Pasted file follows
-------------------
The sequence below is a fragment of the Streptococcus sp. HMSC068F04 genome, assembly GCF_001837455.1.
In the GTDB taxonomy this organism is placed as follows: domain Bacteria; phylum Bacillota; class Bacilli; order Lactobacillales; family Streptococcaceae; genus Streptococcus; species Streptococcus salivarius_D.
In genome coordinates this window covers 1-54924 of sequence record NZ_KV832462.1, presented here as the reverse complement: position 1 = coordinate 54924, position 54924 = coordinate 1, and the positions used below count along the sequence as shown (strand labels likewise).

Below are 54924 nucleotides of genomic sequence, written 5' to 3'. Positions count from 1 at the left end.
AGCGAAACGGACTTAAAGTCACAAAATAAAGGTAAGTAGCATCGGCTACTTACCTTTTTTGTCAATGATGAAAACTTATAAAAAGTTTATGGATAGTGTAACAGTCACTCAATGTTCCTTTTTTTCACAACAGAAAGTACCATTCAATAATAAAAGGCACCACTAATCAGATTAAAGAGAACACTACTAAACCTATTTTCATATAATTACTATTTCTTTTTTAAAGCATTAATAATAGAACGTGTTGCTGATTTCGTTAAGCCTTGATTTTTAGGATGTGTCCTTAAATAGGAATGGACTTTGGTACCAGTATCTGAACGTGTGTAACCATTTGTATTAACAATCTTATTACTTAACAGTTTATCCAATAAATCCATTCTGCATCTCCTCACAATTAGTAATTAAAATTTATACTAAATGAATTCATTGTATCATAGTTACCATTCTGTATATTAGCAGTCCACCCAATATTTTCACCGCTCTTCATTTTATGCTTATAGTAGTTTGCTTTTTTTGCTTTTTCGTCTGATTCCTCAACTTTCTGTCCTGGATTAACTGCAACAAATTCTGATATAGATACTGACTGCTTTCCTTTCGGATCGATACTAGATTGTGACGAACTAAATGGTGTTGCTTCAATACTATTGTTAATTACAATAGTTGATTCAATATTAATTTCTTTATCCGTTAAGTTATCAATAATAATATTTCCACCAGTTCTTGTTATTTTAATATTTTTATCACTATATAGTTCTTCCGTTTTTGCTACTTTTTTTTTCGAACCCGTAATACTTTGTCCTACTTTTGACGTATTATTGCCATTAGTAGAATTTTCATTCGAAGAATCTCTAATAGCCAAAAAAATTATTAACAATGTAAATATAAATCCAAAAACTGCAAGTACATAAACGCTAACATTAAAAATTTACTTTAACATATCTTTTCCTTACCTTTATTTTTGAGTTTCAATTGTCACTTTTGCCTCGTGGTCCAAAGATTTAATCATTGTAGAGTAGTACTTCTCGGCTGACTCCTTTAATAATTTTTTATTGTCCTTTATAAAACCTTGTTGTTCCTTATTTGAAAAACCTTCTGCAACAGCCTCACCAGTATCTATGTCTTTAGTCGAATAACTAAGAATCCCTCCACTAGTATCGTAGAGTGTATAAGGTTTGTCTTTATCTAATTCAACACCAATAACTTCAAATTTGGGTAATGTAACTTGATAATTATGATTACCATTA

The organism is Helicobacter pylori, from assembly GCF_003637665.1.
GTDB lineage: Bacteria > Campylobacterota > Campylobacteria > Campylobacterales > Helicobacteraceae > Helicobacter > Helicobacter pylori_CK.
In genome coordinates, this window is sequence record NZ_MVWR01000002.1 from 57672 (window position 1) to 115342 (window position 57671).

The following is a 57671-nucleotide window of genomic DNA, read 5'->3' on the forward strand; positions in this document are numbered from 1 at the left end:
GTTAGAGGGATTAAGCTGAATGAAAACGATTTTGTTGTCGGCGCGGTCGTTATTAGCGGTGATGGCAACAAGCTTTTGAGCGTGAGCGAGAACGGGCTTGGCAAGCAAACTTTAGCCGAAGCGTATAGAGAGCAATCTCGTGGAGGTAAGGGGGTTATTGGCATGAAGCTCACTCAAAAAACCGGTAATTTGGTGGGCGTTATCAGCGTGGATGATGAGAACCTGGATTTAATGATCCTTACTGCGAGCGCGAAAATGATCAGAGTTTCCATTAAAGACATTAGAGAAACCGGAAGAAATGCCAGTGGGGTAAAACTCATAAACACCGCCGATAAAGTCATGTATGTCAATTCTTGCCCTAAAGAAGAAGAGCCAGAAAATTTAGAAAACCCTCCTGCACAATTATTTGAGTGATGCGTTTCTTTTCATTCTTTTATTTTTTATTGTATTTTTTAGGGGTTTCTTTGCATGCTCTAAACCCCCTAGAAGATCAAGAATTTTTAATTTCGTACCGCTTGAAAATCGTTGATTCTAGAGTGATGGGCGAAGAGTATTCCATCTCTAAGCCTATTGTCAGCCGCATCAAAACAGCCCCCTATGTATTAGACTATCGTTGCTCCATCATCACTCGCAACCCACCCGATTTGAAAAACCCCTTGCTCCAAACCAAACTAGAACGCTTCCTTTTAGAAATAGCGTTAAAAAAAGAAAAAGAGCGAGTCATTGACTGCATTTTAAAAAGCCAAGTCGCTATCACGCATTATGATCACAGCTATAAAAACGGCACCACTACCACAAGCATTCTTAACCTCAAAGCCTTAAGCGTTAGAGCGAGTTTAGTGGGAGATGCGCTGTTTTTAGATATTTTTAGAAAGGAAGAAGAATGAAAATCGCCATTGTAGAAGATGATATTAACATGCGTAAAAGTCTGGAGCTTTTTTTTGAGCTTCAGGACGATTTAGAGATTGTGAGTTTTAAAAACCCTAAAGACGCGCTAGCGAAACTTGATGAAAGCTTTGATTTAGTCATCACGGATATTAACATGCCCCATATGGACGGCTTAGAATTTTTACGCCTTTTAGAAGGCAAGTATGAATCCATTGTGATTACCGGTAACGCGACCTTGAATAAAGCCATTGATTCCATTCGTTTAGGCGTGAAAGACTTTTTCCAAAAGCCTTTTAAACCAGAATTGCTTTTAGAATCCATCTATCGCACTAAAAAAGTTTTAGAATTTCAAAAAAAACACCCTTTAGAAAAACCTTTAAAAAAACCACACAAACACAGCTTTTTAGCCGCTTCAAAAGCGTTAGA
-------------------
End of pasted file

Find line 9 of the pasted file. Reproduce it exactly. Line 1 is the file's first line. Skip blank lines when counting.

The following is a 57671-nucleotide window of genomic DNA, read 5'->3' on the forward strand; positions in this document are numbered from 1 at the left end: